Daily Management Review

Already High Home Paint Prices Slated To Rise More


Already High Home Paint Prices Slated To Rise More
A shortage of supplies and higher prices are making it harder for do-it-yourselfers, consequently making it even more aggravating for the home improvement segment.
One of the major ingredients of home improvement – paints, is getting more expensive by the day. 
There is a shortage of paint and a consequent surge in price because of a bundle of factors – ranging from an unusual freeze in Texas earlier this year to an increase in demand to the current issues being faced by global supply chains.
With store owners finding it difficult to keep products on the shelves and to adjust to the increasing costs from suppliers, it is getting difficult for customers to get the paint that they like and at the price point they can afford.
One of the countries that are facing this shortage is the United States.
“We’ve had multiple price increases across the board from every manufacturer we deal with,” said Randy Moser, owner of Buss Paints, a specialty store in Emmaus, Pennsylvania, about 53 miles north of Philadelphia in the Lehigh Valley, in an interview to CNBC.  
“It’s been this way for a while now, and it seems like it’s not going to get any better over the next three to six months, either,” Moser added in the interview.
A large number of customers reportedly developed an interest in projects around the house during the Covid-19 pandemic. That has led to a surge in demand for goods for home development projects such as sprucing up the garden, building swimming pools and adding a fresh coat of paint.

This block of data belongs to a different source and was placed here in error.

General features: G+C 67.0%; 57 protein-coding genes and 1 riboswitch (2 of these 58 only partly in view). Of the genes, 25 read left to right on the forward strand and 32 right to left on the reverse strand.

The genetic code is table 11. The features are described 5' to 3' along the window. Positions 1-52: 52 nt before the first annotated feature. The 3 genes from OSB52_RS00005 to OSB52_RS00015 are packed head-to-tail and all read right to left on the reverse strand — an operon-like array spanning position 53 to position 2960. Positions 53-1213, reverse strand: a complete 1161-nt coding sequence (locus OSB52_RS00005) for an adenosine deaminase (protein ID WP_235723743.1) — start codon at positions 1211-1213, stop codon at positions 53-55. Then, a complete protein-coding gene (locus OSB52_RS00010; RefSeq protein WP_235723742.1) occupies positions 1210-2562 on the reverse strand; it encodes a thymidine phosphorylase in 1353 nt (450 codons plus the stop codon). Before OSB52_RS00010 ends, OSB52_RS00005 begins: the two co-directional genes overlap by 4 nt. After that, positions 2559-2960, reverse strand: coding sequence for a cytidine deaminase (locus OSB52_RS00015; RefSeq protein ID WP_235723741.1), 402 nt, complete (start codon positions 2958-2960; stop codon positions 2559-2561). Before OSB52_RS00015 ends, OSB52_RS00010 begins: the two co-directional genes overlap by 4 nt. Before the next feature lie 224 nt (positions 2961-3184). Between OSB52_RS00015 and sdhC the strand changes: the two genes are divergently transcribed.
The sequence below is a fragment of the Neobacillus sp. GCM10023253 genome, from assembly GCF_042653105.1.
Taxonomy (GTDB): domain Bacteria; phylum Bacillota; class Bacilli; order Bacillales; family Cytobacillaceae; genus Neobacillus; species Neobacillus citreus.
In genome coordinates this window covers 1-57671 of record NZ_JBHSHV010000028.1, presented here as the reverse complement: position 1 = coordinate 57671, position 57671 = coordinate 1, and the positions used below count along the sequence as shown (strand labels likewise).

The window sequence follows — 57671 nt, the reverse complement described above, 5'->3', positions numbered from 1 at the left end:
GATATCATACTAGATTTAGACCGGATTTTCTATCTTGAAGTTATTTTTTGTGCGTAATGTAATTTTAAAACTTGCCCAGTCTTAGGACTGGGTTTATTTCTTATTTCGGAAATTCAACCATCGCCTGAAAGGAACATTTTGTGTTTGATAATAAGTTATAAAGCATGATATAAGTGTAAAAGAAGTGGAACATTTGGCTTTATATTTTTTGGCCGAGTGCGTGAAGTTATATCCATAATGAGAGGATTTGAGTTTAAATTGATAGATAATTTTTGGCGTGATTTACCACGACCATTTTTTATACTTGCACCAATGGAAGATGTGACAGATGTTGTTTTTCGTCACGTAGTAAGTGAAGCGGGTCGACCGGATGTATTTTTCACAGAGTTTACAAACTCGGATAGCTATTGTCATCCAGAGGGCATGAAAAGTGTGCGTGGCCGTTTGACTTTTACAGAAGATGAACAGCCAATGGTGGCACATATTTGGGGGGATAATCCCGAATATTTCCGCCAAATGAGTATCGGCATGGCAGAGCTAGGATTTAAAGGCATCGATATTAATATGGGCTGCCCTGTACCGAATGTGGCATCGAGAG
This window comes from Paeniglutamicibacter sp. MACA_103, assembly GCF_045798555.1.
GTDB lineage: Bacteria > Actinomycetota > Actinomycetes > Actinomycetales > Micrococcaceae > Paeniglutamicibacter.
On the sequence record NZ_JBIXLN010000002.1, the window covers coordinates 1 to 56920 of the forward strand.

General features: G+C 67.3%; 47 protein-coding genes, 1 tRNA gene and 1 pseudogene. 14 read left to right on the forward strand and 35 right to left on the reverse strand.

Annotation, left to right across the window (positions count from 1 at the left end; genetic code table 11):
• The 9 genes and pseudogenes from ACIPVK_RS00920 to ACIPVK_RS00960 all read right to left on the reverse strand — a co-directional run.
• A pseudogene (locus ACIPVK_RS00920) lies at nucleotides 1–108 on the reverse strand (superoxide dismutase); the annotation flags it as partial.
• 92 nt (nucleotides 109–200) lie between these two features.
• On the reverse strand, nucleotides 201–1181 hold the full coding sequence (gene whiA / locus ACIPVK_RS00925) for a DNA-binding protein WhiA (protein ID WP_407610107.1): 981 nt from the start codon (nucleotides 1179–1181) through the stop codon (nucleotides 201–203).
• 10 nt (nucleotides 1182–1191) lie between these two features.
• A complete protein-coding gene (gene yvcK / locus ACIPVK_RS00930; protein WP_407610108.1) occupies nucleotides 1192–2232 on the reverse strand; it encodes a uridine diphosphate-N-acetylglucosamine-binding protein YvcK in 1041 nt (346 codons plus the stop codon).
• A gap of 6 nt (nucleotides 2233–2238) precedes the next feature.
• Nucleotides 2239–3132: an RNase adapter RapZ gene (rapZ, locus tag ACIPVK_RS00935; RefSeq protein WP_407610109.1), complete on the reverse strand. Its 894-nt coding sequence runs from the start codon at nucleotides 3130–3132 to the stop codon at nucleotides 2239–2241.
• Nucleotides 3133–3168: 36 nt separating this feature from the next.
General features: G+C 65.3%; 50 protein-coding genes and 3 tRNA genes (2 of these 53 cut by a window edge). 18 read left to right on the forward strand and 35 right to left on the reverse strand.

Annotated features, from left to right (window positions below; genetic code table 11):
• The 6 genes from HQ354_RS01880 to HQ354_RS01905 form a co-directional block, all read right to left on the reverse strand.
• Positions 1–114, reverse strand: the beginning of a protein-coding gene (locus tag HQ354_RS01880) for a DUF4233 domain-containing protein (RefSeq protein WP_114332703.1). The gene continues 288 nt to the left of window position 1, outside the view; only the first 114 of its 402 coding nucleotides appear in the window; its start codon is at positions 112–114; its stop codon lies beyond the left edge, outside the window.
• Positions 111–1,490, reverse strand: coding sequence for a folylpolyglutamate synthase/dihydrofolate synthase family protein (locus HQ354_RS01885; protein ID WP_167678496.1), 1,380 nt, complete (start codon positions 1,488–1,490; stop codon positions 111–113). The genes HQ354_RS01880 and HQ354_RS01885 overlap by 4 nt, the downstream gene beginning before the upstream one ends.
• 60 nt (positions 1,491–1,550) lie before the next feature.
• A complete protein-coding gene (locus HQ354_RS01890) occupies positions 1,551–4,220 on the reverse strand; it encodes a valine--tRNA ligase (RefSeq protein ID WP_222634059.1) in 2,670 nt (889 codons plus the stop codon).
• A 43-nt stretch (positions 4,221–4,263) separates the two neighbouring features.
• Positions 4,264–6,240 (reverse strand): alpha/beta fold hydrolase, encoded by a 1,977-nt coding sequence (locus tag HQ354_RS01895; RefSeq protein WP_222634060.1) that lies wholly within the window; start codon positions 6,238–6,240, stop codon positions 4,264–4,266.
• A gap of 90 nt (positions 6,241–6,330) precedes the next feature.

That surge in demand pressured supplies and increased prices.
There has been a slowdown in production of petroleum, a critical ingredient of paint, not only in the US but throughout the world. At the same time, the delivery of other raw materials for paint has been impacted by clogged up supply chains.
Officials of Sherwin-Williams, the largest paint manufacturer in the US that generated $18.4 billion in annual revenue last year, cautioned investors about additional “pricing actions” for addressing the increase in raw material costs.
“These production disruptions, coupled with surging architectural and industrial demand, have pressured raw material supply and rapidly driven prices upward,” Julie Young, vice president of global corporate communications for Sherwin-Williams, said in a statement.
“The pace at which capacity comes back online and supply becomes more robust remains uncertain,” Young added. “We have been highly proactive in managing the supply chain disruptions to minimize the impact on our customers.”
There has been a 10.6 per cent year on year rise in producer prices for painting and coating manufacturing, which marked the sharpest spike since January 2009. In the same period, there was an 8.3 per cent annualised rise in the producer price index, which was also the highest since records were started to be kept in 2010.
Sale volume and revenues have also risen in the same period. A 7.8 per cent annualized growth in sale revenues June, to $1.34 billion, was reported for paint and wallpaper stores. However, there has been a slowdown in sales growth since it reached its peak in April.
Experts predict that the price of paints could continue to go up in the foreseeable future.
“If you want to do some work around the house, get in the car and buy paint now,” AkzoNobel CEO Thierry Vanlancker told Bloomberg News earlier this week. Pricing is set to increase significantly in the second half of 2021, said the Netherlands-based global paint manufacturer in its latest investor update.